The last months of the lockdown have been really hard, and so like many others, I’ve been trying to make the most of walking outside and immersing into nature. It’s amazing how much exposure to just a small part of the natural world, like hearing bird song overhead or smelling freshly cut grass, can sooth and bring back a sense of well-being. For those of us lucky enough to live near the coast, it’s a wonderful place to explore as you never know what might appear from the deep!
Evening light over Portaferry and Strangford Lough ©Lawrence Eagling 2020
Just last week we were treated to a once in a lifetime experience, two bull orca right on our doorstep in Strangford Lough! Orca sightings are rare in UK and Irish waters as there aren’t many of these animals around our coast. The only UK resident group are known as the West Coast Community, made up of eight animals, mostly seen off Scotland. The pod are relatively well known, enough that each individual has been identified and documented, and so from matching markings our two visitors were quickly identified as John Coe (with a very distinctive fin notch) and his pal, Aquarius. The rest of the group is made up of Comet & Floppy Fin (males), and Nicola, Moneypenny, Puffin & Occasus (females).
Two orca John Coe and Aquarius passing in front of Strangford ©Lawrence Eagling 2020
However, the orca in our waters are in trouble. In 2016, one of the older West Coast Community orcas, Lulu was found dead off the Irish coast and a post mortem showed her body contained one of the highest concentrations of toxic pollutants such as PCBs, ever seen in a marine mammal. These were over 100 times the limit which damages animal health. PCBs were banned in the 1970s, but it is believed that the high levels persisting have damaged the orca and left them infertile. This shocking fact shows how even pollutants we have long since stopped letting run into water channels are still affecting our natural world. It’s hard to protect animals like the orca that can travel such broad distances and might run into pollutants or other harms on their travels. John Coe, as one of the more easily identified members of the group, has been spotted all over UK and Irish waters in recent years, including the Herbrides, Northumberland and Cork which covers some distance! However it does seem that the tide is turning as more and more people come together to protect and campaign for nature. The West Coast Community may not be able to replenish its population due to human actions which is terribly sad, but by studying these amazing animals and enjoying their brief appearance, we can ensure history does not repeat and take inspiration to action and protect our natural world.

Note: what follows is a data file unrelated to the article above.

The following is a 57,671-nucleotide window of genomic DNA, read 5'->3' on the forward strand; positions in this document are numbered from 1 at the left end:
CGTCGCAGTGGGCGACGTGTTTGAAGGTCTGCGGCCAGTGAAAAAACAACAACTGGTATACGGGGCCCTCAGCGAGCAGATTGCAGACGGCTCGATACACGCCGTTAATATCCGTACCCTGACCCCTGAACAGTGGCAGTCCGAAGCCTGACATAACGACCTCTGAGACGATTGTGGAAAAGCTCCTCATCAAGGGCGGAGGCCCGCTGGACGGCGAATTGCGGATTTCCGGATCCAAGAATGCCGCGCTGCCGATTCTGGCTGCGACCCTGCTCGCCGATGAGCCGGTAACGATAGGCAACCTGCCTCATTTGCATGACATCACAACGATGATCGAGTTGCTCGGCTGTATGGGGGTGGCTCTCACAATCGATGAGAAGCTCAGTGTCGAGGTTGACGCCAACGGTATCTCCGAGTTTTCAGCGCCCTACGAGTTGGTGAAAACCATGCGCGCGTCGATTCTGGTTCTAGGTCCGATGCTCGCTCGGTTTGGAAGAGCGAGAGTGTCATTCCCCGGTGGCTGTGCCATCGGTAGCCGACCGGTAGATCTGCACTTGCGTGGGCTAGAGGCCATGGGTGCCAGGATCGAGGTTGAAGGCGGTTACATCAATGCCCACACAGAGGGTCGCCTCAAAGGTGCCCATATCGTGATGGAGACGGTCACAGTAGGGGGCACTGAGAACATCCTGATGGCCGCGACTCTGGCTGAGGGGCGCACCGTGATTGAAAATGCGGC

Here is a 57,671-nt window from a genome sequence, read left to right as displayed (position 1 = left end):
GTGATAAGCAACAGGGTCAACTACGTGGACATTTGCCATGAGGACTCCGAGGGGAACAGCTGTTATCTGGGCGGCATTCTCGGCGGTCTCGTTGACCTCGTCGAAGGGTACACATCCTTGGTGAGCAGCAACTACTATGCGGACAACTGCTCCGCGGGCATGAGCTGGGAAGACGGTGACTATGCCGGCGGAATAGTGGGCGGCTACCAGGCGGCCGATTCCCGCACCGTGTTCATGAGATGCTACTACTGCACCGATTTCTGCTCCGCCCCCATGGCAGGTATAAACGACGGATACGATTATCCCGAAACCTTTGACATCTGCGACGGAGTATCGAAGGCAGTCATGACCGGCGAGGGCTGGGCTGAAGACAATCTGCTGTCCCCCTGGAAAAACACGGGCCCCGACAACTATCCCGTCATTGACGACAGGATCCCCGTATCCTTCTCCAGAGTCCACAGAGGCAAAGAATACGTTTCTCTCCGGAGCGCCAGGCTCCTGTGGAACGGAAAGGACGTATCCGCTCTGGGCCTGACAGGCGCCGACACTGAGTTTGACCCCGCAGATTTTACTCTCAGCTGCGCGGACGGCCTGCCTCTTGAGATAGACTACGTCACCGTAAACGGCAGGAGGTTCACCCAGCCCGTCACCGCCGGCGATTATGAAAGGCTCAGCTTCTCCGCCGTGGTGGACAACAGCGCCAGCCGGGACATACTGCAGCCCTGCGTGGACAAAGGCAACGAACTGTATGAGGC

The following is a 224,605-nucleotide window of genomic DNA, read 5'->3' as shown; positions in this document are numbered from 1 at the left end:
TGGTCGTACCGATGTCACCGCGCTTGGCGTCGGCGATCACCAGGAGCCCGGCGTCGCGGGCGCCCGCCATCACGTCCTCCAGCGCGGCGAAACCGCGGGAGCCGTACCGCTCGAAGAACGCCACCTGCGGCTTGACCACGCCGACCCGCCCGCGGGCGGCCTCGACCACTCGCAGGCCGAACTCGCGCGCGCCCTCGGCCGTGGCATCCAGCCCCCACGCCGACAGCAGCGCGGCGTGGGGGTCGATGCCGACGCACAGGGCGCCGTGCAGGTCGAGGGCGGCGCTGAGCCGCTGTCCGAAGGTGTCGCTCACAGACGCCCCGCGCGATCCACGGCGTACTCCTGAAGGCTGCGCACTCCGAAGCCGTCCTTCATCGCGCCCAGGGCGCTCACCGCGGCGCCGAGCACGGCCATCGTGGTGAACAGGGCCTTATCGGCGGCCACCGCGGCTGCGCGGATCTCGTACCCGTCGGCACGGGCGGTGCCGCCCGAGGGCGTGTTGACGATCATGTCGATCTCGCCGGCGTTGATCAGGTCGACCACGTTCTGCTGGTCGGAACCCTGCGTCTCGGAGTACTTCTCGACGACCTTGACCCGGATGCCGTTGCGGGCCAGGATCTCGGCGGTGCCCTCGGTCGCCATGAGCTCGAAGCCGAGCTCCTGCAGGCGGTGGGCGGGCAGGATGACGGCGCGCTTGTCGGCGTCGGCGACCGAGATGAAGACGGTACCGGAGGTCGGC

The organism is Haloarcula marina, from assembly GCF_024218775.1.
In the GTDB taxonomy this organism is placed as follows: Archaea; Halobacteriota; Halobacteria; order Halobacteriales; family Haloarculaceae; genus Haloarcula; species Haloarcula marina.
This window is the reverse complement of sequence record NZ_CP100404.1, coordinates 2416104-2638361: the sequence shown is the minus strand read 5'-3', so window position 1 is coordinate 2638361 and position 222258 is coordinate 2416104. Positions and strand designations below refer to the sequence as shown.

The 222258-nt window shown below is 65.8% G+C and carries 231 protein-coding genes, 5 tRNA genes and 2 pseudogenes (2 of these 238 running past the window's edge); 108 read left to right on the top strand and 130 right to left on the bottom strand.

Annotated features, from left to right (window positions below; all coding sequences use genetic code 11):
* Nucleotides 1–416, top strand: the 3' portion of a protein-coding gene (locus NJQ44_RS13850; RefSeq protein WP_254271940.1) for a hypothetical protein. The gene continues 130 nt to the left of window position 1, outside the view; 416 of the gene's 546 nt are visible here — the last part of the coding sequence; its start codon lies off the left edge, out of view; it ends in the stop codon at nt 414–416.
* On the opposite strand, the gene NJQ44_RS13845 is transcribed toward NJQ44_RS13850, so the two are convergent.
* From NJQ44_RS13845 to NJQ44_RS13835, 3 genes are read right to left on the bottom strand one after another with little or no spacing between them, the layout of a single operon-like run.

John Coe and Aquarius spouting at the surface ©Lawrence Eagling 2020
For more information on the West Coast Community and conservation of cetaceans, check out these webpages: